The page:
Perhaps Vazir Chand is in my bones. I’ve never felt so. Immigration severed my connection to the past. My father, Victor, once told me he hesitated before deciding to come to Canada. His Christian friends had started leaving in the mid-1960s because of the religious tensions aimed at non-Muslims. “In Pakistan, I had a name. I had a history,” he said. “I knew in Canada I would have neither.”

When we arrived in Canada in 1971, we had to start all over again, forge a new name, a new legacy. My family’s histories are exotic or quaint in this country. That’s one of the costs of leaving the land of your birth. Immigration moved me into what I call a meta-colonial state. What I lost in being a Pakistani, I gained in being a Canadian. The agency I have here is different than what I would have had where I was born. My father knew that, and in my seventh decade I understand his wisdom. Still, it is nice to know, I suppose, that if my daughter ever wants a great cup of tea and delicious sweets, all she has to do is wait outside a seminary in Gujranwala, Pakistan.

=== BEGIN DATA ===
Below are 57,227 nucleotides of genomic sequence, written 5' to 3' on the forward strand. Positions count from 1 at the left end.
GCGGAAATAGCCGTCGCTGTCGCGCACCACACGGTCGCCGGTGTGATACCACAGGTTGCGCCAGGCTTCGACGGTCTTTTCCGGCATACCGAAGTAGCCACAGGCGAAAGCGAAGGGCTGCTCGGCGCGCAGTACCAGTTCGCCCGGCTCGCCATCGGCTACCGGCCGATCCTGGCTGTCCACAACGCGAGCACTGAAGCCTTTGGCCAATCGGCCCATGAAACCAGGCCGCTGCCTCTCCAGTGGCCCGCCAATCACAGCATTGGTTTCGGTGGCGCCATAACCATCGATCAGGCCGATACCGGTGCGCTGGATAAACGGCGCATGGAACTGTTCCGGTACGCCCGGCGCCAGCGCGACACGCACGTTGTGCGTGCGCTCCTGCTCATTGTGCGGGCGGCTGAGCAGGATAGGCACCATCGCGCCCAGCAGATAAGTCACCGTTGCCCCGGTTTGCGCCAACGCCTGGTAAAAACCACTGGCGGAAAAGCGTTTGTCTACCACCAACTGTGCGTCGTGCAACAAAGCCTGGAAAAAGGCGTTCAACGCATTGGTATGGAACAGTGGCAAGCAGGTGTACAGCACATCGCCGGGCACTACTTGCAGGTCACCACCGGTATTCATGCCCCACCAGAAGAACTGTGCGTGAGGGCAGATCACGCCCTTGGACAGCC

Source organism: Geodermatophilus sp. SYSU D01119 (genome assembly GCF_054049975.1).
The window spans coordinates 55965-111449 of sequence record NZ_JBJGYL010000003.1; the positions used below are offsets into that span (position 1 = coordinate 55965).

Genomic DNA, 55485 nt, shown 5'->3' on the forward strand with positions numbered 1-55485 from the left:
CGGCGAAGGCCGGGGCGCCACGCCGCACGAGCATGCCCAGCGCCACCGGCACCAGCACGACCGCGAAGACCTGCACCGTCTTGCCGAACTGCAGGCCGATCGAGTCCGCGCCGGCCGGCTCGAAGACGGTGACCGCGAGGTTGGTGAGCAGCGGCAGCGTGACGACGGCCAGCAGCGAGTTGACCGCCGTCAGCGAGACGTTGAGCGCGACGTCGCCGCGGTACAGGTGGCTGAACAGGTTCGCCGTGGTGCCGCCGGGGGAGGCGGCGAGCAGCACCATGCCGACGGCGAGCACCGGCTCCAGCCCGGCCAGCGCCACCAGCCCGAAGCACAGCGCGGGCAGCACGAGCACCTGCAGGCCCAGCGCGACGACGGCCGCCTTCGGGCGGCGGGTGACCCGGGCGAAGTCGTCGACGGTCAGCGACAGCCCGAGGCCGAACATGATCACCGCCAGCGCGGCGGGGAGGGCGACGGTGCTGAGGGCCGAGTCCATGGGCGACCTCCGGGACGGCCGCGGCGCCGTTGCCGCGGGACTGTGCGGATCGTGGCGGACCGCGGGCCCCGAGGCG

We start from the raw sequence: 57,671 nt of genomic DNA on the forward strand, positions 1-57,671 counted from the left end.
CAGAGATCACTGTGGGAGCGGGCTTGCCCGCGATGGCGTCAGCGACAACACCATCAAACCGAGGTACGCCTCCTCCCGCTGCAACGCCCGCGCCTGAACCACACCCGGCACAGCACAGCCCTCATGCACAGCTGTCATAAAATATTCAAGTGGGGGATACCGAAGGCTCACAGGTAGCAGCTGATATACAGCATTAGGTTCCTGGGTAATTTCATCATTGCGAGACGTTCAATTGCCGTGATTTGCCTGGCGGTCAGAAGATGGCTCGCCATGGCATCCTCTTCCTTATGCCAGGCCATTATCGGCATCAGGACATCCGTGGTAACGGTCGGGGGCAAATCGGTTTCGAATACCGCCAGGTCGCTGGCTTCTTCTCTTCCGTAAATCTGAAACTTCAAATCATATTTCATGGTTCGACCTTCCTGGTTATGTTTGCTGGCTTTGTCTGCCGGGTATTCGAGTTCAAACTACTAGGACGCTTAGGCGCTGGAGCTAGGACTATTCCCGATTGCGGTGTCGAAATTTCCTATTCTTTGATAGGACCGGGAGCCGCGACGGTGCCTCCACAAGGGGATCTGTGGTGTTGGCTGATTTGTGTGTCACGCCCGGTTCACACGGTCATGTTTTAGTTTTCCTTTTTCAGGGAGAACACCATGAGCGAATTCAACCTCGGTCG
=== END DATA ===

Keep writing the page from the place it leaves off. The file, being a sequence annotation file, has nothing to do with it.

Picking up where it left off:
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Andrew Faiz is an associate editor at Broadview.

This story first appeared in the July/August 2021 issue of Broadview with the title “My grandfather, the saint.”


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Andrew Faiz has worked as a radio, print and television journalist. He is the former senior editor at the Presbyterian Record, and his plays have been performed at Toronto’s Fringe and Summerworks festivals.

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  • says:

    An incredible legacy of a great and humble saint!